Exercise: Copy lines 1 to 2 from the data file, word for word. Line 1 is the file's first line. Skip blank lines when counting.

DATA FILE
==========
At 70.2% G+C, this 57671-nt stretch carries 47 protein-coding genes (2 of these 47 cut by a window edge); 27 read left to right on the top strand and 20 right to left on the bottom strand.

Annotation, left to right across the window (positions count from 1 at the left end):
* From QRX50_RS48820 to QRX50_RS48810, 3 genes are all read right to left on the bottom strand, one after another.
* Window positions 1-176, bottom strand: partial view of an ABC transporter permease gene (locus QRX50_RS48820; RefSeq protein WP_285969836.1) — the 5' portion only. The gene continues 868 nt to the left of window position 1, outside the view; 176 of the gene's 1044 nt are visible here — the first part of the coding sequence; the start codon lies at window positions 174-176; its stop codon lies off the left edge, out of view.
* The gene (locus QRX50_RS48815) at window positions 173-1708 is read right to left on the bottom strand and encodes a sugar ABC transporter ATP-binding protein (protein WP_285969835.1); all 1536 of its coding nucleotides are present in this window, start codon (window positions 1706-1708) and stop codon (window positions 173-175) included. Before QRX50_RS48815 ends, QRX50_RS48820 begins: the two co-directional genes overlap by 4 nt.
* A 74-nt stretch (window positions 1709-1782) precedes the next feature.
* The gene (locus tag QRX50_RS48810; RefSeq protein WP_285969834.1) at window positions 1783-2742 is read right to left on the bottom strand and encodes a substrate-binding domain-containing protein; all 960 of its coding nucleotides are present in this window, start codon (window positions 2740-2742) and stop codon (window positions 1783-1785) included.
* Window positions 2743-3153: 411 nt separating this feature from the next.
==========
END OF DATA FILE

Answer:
At 70.2% G+C, this 57671-nt stretch carries 47 protein-coding genes (2 of these 47 cut by a window edge); 27 read left to right on the top strand and 20 right to left on the bottom strand.

Annotation, left to right across the window (positions count from 1 at the left end):